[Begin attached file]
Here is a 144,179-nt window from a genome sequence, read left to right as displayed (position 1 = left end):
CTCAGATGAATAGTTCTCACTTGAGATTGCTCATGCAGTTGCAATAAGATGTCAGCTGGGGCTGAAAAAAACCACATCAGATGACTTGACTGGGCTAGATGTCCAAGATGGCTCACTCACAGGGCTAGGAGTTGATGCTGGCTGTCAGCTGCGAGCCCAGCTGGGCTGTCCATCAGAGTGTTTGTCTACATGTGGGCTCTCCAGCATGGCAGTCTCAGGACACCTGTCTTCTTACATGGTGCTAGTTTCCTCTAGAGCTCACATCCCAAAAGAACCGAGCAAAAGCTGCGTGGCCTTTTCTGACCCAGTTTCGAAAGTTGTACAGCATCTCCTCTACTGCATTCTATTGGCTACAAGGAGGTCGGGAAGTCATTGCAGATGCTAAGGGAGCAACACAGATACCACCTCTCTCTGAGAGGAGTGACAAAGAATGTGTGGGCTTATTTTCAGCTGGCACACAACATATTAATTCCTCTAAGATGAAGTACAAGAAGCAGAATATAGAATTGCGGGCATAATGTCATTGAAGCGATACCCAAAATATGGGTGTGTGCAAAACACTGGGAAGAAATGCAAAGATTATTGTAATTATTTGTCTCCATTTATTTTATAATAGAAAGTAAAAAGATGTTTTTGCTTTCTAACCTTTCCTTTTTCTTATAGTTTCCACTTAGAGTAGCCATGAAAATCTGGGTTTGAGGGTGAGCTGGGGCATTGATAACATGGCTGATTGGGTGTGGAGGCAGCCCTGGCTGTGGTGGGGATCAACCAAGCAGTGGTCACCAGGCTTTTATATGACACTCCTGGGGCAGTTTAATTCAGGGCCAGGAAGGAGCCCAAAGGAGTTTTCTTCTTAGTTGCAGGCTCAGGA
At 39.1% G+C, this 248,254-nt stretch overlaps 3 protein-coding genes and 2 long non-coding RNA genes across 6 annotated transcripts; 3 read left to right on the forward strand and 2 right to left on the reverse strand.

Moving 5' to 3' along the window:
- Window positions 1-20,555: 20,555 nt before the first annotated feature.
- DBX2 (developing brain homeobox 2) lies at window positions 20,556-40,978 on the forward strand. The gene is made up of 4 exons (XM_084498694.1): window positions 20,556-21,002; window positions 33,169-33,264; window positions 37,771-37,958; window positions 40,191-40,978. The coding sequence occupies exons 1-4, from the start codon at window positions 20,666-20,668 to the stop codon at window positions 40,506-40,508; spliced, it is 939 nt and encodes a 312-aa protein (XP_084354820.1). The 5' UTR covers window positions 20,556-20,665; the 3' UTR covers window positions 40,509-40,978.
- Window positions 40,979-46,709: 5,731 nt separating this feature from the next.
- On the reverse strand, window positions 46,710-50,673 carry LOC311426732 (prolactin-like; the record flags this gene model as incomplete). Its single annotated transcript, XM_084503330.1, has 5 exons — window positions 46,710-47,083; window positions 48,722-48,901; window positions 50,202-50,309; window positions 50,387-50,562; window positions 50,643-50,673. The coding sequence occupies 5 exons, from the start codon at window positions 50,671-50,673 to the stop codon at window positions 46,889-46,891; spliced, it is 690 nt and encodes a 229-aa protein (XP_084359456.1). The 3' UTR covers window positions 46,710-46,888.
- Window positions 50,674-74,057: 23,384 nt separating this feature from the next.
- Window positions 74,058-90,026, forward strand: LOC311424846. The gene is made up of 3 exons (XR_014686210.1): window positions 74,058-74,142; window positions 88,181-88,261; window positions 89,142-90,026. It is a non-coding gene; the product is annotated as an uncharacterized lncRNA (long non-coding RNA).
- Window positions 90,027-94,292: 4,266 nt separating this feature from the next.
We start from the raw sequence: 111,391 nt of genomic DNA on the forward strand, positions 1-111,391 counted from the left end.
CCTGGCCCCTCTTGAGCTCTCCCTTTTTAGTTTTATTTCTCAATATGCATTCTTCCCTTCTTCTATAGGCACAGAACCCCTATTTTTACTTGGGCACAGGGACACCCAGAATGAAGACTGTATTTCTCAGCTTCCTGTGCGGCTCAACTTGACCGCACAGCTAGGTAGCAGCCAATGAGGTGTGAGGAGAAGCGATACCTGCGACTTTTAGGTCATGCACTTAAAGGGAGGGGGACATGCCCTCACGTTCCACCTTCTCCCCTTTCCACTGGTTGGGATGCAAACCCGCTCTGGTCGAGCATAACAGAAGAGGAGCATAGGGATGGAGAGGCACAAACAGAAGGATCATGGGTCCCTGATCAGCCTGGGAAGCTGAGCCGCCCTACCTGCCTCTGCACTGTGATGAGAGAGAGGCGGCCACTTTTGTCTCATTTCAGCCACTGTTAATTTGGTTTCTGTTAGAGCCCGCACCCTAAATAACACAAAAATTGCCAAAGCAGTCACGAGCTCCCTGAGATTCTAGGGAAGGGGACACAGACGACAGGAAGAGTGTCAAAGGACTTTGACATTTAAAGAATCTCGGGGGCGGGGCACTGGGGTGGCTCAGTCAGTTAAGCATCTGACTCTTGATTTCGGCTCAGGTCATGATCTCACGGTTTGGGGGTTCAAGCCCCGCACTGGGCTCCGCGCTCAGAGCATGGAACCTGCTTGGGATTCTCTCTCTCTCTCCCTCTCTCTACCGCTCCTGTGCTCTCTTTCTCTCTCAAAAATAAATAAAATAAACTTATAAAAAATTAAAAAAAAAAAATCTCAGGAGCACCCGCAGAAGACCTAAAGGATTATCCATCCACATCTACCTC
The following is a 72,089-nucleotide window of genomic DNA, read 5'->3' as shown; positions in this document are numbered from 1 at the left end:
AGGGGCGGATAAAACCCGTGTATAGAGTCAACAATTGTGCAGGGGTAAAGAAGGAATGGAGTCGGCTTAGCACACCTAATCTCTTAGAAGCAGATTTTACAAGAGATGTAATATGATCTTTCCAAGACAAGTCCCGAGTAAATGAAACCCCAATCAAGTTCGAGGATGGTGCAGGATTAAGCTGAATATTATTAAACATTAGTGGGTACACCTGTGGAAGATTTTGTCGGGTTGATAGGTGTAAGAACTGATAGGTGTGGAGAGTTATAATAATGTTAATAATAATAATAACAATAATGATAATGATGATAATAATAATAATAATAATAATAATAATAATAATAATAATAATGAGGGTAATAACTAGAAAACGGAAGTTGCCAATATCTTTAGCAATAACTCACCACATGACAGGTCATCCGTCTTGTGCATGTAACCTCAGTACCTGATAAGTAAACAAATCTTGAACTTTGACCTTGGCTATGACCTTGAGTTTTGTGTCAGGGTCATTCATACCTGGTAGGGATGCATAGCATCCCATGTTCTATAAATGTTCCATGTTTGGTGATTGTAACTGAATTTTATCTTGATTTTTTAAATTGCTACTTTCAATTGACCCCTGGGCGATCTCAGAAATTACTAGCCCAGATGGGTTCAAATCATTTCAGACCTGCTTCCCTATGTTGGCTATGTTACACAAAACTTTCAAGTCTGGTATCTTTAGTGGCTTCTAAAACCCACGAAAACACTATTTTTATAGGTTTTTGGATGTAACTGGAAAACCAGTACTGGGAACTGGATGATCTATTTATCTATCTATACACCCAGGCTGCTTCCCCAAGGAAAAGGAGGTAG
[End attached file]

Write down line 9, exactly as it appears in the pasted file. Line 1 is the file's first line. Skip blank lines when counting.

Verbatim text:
- Window positions 50,674-74,057: 23,384 nt separating this feature from the next.